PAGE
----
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jnothman commented Jul 10, 2014

Contrary to many algorithms, that can only use dummy variables, decision
trees can behave differently for categorical data.

The expressive power of the tree is identical whether or not these are
handled specially. As far as I can tell the difference by introducing such
a feature is that it can drastically affect max_depth criteria, etc.

On 11 July 2014 06:57, MatthieuBizien notifications@github.com wrote:

At the beginning, I thing it is easier not to handle that case, to raise
an exception and to ask the user to use dummy variables. When this pull
request will be working and merged, it will be possible to start working on
heuristics for finding the best split, without testing all combinaisons. I
am not a specialist of discrete optimization, but I am sure there are
efficient algorithms for that. The underlying structure will also need to
be different, because we will no longer be able to store a split in an
int32.


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#3346 (comment)
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@glouppe

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glouppe commented Jul 11, 2014

The expressive power of the tree is identical whether or not these are
handled specially.

Not exactly. By assuming numerical features, we assume that categorical features are ordered, which restricts the sets of candidate splits and therefore the expressive power of the tree (for a finite learning set).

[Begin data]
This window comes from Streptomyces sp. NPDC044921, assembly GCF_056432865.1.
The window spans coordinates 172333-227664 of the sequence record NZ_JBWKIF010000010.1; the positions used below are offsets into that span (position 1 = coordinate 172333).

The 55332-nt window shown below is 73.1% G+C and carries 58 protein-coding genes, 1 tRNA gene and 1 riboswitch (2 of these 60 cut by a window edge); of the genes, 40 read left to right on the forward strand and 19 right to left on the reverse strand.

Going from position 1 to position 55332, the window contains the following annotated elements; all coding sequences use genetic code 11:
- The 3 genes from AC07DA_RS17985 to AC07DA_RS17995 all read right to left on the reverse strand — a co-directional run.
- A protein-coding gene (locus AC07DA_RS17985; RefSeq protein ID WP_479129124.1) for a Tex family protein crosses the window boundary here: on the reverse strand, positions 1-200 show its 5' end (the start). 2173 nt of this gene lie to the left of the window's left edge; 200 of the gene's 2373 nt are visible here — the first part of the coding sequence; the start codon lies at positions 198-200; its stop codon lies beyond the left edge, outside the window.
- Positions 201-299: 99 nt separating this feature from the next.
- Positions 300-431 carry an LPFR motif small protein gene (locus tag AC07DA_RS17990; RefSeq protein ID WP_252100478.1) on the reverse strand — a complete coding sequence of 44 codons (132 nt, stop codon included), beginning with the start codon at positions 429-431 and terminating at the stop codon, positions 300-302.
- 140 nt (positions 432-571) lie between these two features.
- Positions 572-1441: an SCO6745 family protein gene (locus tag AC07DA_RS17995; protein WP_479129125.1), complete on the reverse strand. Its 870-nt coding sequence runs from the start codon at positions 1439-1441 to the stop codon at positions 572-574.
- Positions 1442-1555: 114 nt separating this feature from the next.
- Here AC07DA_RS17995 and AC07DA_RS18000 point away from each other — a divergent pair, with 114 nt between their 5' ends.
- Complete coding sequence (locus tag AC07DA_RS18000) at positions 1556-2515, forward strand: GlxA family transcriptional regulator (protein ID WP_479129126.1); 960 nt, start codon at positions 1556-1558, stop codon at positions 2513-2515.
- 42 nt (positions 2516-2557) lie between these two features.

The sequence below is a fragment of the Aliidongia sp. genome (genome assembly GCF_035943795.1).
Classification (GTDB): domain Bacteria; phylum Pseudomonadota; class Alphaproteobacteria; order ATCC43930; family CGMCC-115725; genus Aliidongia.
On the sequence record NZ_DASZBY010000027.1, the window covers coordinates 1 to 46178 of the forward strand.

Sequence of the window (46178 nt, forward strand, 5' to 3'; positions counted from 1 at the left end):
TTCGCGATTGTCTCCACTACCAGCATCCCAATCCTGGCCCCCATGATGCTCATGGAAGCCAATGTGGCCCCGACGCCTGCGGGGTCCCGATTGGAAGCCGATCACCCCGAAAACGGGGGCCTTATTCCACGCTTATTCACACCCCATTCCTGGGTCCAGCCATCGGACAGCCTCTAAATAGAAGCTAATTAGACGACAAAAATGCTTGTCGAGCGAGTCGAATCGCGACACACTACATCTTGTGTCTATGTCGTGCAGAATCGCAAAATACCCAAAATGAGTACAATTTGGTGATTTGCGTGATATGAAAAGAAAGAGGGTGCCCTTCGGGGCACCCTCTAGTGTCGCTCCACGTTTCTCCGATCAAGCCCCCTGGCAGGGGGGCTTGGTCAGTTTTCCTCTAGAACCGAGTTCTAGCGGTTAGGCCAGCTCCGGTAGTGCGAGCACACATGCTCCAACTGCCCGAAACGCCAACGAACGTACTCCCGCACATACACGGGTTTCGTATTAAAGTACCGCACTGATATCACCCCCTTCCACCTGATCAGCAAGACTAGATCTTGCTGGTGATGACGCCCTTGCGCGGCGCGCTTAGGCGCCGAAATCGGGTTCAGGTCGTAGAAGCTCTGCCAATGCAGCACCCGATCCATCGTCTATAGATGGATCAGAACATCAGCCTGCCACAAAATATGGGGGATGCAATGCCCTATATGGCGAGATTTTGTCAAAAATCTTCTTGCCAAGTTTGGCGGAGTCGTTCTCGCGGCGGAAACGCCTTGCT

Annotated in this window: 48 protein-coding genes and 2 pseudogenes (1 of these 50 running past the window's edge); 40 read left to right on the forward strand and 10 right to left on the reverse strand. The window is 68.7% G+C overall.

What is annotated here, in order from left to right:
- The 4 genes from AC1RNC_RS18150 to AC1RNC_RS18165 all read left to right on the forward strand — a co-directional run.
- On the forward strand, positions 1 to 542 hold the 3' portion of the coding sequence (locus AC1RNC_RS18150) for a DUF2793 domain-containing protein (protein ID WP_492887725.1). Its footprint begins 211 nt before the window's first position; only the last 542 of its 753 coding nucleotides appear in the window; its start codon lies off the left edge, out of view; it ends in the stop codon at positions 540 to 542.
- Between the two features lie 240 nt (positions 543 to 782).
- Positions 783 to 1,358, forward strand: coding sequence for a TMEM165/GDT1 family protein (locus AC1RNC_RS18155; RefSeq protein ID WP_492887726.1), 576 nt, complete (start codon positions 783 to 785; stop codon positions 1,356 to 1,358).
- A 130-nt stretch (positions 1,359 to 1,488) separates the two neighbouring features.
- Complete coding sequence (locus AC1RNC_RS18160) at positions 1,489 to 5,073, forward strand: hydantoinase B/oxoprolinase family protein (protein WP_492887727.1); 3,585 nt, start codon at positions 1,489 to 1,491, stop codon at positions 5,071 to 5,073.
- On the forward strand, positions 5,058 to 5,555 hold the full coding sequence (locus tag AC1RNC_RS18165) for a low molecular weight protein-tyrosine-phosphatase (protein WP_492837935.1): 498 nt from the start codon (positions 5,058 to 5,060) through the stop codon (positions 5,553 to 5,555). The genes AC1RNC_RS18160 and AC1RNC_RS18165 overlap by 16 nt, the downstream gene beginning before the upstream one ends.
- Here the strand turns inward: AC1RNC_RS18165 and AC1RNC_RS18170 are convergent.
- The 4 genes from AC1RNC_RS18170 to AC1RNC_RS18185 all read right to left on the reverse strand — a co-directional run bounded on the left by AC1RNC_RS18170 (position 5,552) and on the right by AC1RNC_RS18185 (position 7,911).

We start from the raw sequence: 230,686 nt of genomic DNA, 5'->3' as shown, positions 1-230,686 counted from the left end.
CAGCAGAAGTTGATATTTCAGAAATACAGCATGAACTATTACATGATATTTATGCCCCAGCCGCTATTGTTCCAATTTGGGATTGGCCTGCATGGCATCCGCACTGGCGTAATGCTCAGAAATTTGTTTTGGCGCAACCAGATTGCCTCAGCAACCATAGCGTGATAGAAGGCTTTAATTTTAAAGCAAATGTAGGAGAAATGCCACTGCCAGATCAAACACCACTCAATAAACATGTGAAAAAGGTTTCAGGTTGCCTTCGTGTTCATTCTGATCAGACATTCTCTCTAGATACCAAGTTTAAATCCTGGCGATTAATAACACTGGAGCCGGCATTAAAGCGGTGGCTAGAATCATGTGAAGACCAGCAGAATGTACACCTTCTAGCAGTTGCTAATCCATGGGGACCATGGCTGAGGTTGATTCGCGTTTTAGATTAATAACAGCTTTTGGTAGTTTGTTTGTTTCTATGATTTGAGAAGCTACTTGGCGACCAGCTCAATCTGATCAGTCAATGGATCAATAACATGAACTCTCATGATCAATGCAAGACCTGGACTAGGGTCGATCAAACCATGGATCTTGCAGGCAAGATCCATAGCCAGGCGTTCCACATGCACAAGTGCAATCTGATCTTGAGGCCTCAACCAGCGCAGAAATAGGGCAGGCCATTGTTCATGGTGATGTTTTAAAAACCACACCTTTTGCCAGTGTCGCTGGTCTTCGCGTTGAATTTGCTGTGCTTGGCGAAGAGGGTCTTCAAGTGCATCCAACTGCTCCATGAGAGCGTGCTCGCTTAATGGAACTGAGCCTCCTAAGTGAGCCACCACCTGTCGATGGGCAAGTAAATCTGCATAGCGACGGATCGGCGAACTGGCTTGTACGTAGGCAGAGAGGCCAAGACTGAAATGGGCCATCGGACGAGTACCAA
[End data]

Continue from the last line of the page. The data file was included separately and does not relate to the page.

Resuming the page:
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glouppe commented Jul 11, 2014

Thanks for you contribution @MatthieuBizien !

A few comments though before you proceed further:

  • The API for this has already been subject to debate. We have never settled to something that pleases everyone. I would like to hear some core developers opinion on the proposed API? As I understand, the interface is here similar to what we already have for OneHotEncoder. CC: @ogrisel @larsmans @jnothman @GaelVaroquaux
  • In terms of algorithms.
    i) 2**31 is way too large. In R, they restrict the number of combinations to 2**8. If the number of categories is larger, then 2**8 combinations are sampled at random.
    ii) In binary classification or in regression, there exists an optimal linear algorithm for finding the best split. It basically boils down to replace the categories by their probability, use these probabilities as a new ordered feature and apply the usual algorithm for finding the best split. You can find details about this in Section 3.6.3.2 of http://orbi.ulg.ac.be/handle/2268/170309
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glouppe commented Jul 11, 2014

In terms of internal interface, this may also be the opportunity to try to factor out code from Splitters. What is your opinion on this @arjoly ?

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MatthieuBizien commented Jul 11, 2014

@glouppe You're welcome. Thanks for your advices in term of algorithm, I will use that.

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arjoly commented Jul 11, 2014

In terms of internal interface, this may also be the opportunity to try to factor out code from Splitters. What is your opinion on this @arjoly ?

Yeah, this would a great opportunity. This could already be done outside this pull request.

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jnothman commented Jul 12, 2014